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Born in Michigan in 1919, Gaylord Flory began his career as an artist in the shadow of the Great Depression.  At the start of World War II, he enlisted in the armed services.  While serving as a field officer, he continued drawing and painting, as circumstances allowed, and in 1942 his drawings from the front lines were featured in LIFE magazine. He was later severely wounded in combat in the South Pacific.  Interestingly , he always believed that a sketchbook carried in his uniform pocket and torn by shrapnel saved his life.


After the war, Flory continued his art studies, first at the Art Students League and the Hans Hoffman School of Art (New York City).  Among his teachers, Hans Hoffman perhaps made the greatest impression, though Vytlicil and Yunioshi were also important mentors.  Flory then traveled to Europe to study at the Institute d'Arte in Florence and at the Academie Grand Chaumiere in Paris, where he also frequented the famous art salons of Left Bank painters, particularly that of George Braque.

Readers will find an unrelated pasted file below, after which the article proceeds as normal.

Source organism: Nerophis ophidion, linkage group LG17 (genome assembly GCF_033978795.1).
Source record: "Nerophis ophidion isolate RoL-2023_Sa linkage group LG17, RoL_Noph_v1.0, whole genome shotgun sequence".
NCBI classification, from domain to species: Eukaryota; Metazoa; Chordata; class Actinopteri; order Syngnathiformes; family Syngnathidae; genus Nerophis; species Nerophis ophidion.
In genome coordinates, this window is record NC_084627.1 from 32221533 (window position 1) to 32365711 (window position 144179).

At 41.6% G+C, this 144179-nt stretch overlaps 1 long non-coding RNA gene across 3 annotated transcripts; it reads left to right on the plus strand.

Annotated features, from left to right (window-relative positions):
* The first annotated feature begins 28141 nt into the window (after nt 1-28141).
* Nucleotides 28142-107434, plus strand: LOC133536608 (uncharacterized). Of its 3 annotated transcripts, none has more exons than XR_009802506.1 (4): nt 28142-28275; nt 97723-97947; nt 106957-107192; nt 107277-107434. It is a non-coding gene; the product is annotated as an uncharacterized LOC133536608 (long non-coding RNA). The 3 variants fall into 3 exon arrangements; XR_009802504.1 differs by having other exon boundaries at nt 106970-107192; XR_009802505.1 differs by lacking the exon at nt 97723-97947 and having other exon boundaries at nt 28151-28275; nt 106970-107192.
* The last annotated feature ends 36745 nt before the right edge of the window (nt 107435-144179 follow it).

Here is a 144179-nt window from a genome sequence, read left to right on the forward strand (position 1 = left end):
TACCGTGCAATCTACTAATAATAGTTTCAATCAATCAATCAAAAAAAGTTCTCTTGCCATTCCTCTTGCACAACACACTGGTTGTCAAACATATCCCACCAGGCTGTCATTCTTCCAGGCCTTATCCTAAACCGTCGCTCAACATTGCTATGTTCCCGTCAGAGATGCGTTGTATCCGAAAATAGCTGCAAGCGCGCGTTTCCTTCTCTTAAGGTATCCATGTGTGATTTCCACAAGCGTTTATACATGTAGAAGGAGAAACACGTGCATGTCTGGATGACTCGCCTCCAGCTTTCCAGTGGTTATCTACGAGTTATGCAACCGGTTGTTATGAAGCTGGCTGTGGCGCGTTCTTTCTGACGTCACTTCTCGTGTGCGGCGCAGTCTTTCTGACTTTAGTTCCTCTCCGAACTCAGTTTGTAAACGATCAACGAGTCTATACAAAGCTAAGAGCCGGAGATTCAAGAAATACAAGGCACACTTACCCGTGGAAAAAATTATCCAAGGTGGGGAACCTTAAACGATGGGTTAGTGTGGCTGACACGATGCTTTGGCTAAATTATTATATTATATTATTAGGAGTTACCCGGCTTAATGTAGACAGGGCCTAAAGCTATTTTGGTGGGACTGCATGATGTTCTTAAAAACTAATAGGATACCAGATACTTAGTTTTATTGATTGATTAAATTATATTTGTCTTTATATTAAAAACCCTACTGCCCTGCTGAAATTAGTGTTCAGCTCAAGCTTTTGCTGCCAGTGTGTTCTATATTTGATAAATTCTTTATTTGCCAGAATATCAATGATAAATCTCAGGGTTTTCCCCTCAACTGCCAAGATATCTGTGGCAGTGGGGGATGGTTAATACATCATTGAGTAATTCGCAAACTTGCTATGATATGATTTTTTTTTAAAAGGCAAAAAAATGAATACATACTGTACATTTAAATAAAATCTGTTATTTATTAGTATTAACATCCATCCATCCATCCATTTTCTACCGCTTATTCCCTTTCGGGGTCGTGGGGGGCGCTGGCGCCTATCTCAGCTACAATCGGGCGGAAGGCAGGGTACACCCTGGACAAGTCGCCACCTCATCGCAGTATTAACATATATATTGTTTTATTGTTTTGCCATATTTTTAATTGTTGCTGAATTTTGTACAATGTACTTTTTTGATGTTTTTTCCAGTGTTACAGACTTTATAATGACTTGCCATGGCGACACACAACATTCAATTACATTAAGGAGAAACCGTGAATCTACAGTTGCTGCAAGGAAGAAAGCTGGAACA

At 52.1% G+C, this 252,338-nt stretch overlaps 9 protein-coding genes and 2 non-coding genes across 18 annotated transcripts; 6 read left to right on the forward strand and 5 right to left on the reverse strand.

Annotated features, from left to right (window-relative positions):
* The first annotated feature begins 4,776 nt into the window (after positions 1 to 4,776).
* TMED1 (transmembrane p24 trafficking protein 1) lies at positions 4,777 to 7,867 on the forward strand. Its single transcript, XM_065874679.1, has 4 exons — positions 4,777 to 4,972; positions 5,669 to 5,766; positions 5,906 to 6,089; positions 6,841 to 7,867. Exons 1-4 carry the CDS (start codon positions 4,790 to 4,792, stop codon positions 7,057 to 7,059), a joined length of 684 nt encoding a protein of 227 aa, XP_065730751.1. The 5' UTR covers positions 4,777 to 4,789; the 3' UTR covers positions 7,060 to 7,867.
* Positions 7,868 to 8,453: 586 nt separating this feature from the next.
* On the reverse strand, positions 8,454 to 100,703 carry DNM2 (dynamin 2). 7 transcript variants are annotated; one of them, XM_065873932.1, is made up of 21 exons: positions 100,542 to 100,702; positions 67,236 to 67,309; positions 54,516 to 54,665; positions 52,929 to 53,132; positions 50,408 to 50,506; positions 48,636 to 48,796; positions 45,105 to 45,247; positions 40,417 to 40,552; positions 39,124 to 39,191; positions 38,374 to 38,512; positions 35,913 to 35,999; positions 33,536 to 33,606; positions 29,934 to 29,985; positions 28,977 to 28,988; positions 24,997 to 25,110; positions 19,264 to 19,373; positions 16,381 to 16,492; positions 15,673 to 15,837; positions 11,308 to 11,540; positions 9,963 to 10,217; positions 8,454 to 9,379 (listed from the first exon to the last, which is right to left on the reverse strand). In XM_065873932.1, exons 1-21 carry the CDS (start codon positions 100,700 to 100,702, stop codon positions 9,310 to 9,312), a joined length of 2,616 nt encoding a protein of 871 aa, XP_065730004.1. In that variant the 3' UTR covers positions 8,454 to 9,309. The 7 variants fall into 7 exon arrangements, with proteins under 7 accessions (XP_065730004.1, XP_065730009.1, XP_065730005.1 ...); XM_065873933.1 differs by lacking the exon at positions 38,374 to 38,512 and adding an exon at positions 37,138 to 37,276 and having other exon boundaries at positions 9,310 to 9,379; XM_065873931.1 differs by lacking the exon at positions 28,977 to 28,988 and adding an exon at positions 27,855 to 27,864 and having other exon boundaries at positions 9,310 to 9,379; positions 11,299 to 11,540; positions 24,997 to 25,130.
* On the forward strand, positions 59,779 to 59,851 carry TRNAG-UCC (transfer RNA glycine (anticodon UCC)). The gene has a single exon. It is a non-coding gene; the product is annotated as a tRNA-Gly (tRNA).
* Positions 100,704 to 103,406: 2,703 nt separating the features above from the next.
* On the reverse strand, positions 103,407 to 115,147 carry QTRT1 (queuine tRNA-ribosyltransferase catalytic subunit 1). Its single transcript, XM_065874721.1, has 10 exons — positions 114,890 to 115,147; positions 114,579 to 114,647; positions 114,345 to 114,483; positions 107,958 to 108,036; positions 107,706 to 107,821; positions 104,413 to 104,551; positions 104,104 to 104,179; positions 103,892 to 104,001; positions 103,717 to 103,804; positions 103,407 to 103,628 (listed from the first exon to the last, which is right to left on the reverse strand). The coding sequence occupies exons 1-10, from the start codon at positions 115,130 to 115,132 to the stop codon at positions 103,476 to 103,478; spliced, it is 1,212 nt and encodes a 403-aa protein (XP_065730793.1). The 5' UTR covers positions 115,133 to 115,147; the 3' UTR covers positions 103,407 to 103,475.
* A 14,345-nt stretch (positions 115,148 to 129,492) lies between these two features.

By the early 1950s, Flory had won several coveted awards in juried competitions and had settled into life as an active member of the New York art scene.  In the summers, he joined the colony of painters on Monhegan Island in Maine.  To his work in landscape and still-life painting, he added an interest in portraiture and earned a number of significant commissions.  Later, in the 1960s and 1970s, he and his family traveled frequently to Hawaii, where he found the light and landscape hospitable to his style of painting.


Gaylord Flory's work has been exhibited in major museums throughout the country, including the National Gallery of Art, the Metropolitant Museum of Art, the Modern Museum of Art, the Columbus Museum of Art, and the Brooklyn Museum. His work is held in hundreds of private collections and in the collections of a number of schools, universities, and musuems.  He is listed in Who Was Who in American Art (1964-1975).

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